The 1998 law was the result of compromise on all sides. Our side compromised by agreeing to bring all farmers under the nutrient management requirement, rather than just target livestock operations, as is the case in other states. In return, the legislature agreed that the program would be regulated by the Maryland Department of Agriculture rather than Environment and that nutrient management plans that are submitted to MDA would be kept confidential.
In 2008, the Waterkeeper Alliance filed a Public Information Act request with MDA to gain access to NMPs. Maryland Farm Bureau intervened in court to prevent the release of identifying information. The court ruled that farmer data was confidential. In 2010, the Waterkeeper Alliance filed a follow-up PIA demanding the NMPs and requested the Court hold the Secretary in contempt for not releasing the documents. Farm Bureau went back to court, won a temporary injunction, and argued the finer points of the PIA and NM laws. The Circuit Court and the Court of Special Appeals both provided a ruling favorable to Farm Bureau. The Courts ordered that names and identifying information must be redacted from most material released by MDA.
The Waterkeeper Alliance continued to appeal the case to the highest Court in the State. Last Monday, Valerie Connelly and MFB attorney Maggie Witherup (of the Gordon Feinblatt law firm) were at the Court of Appeals in Annapolis for arguments in the final stages of this Nutrient Management/PIA case. Based on questions from the judges during the proceedings, the primary issues under consideration are the length of the confidentiality protection and the documents and data at MDA that are protected.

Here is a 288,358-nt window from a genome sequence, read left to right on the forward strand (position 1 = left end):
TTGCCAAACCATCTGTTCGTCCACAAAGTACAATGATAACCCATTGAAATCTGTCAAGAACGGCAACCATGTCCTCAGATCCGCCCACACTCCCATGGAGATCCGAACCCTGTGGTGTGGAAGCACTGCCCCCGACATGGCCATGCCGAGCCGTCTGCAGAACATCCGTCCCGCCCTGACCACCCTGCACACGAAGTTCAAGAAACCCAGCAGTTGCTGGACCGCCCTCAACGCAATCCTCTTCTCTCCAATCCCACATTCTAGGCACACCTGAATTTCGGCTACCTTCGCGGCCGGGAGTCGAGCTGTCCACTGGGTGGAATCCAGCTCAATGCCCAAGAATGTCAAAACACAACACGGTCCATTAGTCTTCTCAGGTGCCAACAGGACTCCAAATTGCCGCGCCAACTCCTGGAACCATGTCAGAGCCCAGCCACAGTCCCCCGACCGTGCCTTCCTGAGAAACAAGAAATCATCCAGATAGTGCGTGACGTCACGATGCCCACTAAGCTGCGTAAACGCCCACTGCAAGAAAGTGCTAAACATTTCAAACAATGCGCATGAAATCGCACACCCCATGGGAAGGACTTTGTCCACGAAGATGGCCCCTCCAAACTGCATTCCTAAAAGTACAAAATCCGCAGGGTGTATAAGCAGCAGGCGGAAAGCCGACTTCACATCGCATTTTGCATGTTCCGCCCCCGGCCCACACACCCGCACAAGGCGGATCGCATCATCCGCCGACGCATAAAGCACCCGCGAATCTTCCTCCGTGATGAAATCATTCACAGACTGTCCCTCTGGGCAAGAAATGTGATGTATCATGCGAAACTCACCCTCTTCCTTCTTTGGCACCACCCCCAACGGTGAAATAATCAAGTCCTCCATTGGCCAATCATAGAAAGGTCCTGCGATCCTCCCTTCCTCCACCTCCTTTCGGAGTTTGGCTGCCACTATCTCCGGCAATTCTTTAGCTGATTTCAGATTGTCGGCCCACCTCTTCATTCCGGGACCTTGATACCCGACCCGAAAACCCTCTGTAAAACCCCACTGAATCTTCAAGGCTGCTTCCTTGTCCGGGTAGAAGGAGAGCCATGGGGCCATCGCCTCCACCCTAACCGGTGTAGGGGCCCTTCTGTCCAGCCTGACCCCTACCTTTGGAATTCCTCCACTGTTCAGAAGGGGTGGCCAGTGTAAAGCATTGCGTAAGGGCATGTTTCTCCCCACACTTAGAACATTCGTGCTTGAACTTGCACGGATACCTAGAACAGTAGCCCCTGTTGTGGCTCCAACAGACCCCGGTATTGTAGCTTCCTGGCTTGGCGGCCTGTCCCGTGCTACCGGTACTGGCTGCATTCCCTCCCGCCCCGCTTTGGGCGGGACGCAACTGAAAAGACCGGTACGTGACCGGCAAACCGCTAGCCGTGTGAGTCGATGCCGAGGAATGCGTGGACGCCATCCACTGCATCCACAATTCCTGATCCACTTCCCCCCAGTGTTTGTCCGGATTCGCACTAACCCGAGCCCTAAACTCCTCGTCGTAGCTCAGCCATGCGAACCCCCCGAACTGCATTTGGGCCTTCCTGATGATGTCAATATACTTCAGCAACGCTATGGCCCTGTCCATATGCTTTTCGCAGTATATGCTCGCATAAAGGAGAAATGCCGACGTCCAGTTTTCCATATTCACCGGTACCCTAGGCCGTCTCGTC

The Waterkeeper Alliance, previously represented by the University of Maryland’s Environmental Law Clinic, was represented Monday by the Environmental Integrity Project out of Washington, D.C. A ruling in this case is expected before the end of the year. Maryland Farm Bureau will continue to work to protect the confidential business plans of our members.
Click here to learn more about the case.
Click here to listen to oral arguments; select case no. 87 on May 5th.